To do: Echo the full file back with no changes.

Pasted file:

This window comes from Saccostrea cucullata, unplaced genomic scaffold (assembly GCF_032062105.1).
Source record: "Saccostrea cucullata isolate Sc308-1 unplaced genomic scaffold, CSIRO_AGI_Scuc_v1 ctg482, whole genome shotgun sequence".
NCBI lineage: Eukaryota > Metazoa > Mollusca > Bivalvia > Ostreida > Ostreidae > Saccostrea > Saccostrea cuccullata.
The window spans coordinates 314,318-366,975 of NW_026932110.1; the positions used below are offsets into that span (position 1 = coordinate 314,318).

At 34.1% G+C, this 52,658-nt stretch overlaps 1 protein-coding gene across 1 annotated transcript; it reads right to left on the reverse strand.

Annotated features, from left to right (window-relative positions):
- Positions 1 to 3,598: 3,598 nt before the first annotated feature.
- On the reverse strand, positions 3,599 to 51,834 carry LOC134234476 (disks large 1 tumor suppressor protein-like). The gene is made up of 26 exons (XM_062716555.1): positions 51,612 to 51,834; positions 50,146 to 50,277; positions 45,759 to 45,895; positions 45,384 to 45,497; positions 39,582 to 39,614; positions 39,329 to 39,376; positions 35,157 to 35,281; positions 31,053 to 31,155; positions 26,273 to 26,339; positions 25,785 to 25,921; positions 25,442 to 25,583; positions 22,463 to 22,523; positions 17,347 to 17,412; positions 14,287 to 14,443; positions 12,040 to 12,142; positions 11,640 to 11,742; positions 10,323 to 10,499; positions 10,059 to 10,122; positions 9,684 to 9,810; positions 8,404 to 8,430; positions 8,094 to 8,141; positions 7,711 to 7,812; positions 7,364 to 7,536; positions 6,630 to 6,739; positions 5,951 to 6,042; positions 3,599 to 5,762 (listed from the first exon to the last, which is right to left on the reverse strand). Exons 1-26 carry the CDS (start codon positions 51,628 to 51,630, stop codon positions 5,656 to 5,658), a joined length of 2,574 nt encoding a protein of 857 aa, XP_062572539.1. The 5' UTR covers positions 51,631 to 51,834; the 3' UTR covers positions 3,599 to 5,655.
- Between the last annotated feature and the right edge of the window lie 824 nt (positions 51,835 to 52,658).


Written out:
This window comes from Saccostrea cucullata, unplaced genomic scaffold (assembly GCF_032062105.1).
Source record: "Saccostrea cucullata isolate Sc308-1 unplaced genomic scaffold, CSIRO_AGI_Scuc_v1 ctg482, whole genome shotgun sequence".
NCBI lineage: Eukaryota > Metazoa > Mollusca > Bivalvia > Ostreida > Ostreidae > Saccostrea > Saccostrea cuccullata.
The window spans coordinates 314,318-366,975 of NW_026932110.1; the positions used below are offsets into that span (position 1 = coordinate 314,318).

At 34.1% G+C, this 52,658-nt stretch overlaps 1 protein-coding gene across 1 annotated transcript; it reads right to left on the reverse strand.

Annotated features, from left to right (window-relative positions):
- Positions 1 to 3,598: 3,598 nt before the first annotated feature.
- On the reverse strand, positions 3,599 to 51,834 carry LOC134234476 (disks large 1 tumor suppressor protein-like). The gene is made up of 26 exons (XM_062716555.1): positions 51,612 to 51,834; positions 50,146 to 50,277; positions 45,759 to 45,895; positions 45,384 to 45,497; positions 39,582 to 39,614; positions 39,329 to 39,376; positions 35,157 to 35,281; positions 31,053 to 31,155; positions 26,273 to 26,339; positions 25,785 to 25,921; positions 25,442 to 25,583; positions 22,463 to 22,523; positions 17,347 to 17,412; positions 14,287 to 14,443; positions 12,040 to 12,142; positions 11,640 to 11,742; positions 10,323 to 10,499; positions 10,059 to 10,122; positions 9,684 to 9,810; positions 8,404 to 8,430; positions 8,094 to 8,141; positions 7,711 to 7,812; positions 7,364 to 7,536; positions 6,630 to 6,739; positions 5,951 to 6,042; positions 3,599 to 5,762 (listed from the first exon to the last, which is right to left on the reverse strand). Exons 1-26 carry the CDS (start codon positions 51,628 to 51,630, stop codon positions 5,656 to 5,658), a joined length of 2,574 nt encoding a protein of 857 aa, XP_062572539.1. The 5' UTR covers positions 51,631 to 51,834; the 3' UTR covers positions 3,599 to 5,655.
- Between the last annotated feature and the right edge of the window lie 824 nt (positions 51,835 to 52,658).